In Defense of Foundation: Why Are We So Afraid to Admit We Use Face Makeup?

Perrie Samotin
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benefits of foundation

(ImaxTree)

The other day, I caught myself in a ridiculous lie. While engaged in a beauty-related conversation with a friend, I heard myself telling her I use tinted moisturizer “to, like, even out my skin or whatever.” I fucking hate tinted moisturizer. I use—and love—straight-up foundation. But for some reason I felt weird about admitting it.

I know I’m not alone. I recently read a story on another women’s site in which each editor choose their go-to foundation. I eagerly clicked in—as a beauty obsessive, nothing’s better than hearing what other women around my age use—and almost started laughing: Nearly every single pick was prefaced by some variation of “I’m not really a foundation girl, but…” I’m not saying my editorial comrades were lying like I did, but it was hard not to notice the throat-clearing preamble before presenting their picks.

Why is foundation—an integral part of the country’s $60 billion beauty industry—so taboo among young women? Probably because most of us had an unfortunate experience with the stuff or never really learned how to apply it correctly. I can relate.

I’ve been wearing makeup since I was 12 years old. I wasn’t going full-face back then—just some shimmery pink lip gloss I’d hijack from my mom or an awkward swipe of rust-brown eyeshadow. I didn’t really know what foundation was; I was more concerned with the idea of playing with makeup than using it for a purpose.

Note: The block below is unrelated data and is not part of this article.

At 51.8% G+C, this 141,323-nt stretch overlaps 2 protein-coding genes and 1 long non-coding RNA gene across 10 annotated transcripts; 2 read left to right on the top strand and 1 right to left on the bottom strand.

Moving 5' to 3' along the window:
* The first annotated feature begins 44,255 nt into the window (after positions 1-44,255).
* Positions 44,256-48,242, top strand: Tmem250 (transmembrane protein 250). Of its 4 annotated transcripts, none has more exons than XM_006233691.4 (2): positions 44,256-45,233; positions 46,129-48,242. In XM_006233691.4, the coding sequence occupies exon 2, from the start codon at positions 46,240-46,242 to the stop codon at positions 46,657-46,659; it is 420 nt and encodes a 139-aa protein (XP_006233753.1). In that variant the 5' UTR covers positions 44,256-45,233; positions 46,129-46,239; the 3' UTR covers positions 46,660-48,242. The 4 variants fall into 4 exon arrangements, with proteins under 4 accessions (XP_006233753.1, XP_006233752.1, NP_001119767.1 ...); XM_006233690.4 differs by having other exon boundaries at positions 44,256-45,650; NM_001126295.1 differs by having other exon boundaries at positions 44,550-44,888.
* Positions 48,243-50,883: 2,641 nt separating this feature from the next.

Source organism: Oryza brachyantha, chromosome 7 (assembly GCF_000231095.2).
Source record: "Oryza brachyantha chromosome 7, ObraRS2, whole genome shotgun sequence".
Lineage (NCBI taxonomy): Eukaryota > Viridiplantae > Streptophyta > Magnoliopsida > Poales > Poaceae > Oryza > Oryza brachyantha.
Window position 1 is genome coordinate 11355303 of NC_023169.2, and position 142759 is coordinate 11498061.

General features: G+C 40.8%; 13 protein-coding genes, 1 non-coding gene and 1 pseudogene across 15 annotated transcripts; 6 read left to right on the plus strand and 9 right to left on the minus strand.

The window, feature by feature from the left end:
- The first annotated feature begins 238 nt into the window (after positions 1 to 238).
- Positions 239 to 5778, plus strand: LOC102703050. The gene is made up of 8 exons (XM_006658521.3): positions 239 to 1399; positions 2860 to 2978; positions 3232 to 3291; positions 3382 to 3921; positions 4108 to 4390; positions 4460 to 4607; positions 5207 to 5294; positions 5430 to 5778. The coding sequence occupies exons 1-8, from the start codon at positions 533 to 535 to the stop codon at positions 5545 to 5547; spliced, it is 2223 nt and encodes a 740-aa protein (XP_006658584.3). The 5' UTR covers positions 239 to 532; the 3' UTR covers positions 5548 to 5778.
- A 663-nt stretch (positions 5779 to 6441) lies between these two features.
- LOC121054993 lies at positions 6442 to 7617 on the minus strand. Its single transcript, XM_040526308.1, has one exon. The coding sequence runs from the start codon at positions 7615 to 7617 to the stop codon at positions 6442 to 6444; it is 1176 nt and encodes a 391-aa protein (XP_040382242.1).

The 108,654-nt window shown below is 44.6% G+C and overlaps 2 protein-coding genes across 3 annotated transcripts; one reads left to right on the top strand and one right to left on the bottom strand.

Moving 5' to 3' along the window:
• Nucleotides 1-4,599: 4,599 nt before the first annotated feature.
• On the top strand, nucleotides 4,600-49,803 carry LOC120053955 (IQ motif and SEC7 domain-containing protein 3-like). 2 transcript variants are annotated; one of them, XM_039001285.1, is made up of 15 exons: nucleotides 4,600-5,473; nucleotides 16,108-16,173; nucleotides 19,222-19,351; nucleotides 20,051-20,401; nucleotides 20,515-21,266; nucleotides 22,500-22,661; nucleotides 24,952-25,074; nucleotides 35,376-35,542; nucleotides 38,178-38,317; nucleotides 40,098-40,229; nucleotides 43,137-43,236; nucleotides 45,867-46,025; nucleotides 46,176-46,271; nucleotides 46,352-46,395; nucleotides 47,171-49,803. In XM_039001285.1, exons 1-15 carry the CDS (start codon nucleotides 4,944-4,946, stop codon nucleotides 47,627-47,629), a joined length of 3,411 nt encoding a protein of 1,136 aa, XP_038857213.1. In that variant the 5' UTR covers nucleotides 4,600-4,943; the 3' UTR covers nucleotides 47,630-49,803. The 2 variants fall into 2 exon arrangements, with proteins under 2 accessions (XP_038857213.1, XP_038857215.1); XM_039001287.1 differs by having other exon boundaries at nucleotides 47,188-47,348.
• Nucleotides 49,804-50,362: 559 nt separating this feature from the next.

Then, at 15, found myself dealing with a rapid outbreak of cystic acne. Like any adolescent who suddenly is forced to face the world with angry red marks all over her face, I was deeply distraught. At that age, I had no idea how to buy makeup so, traumatized, I made a trip to the drugstore and grabbed the first bottle of Revlon ColorStay foundation I saw, not bothering to check the shade. It looked white, and I was white. That’s how it works, right?

bobbi balm

I’ve been loyal to Bobbi Brown foundations since I was in college.

I slathered it all over my face every day, praying it would mask my flaws until the Accutane kicked in. I’ll have you know the bottle was about four shades too light for me but it never occurred to me to match my face—I just wanted my acne masked—so I lived out part of my teenage existence looking like a malnutritioned ghoul.

Plus, even though I had awful skin in places, I was still a kid—no wrinkles, no dark circles, great skin tone—so I didn’t need thick, full-coverage foundation spackled on with the heaviest of hand. (I can laugh now—a particular photo of me at 15 with a sheet-white face and tan arms while on vacation has become a family joke—but I took my bottle of ColorStay very seriously back then.)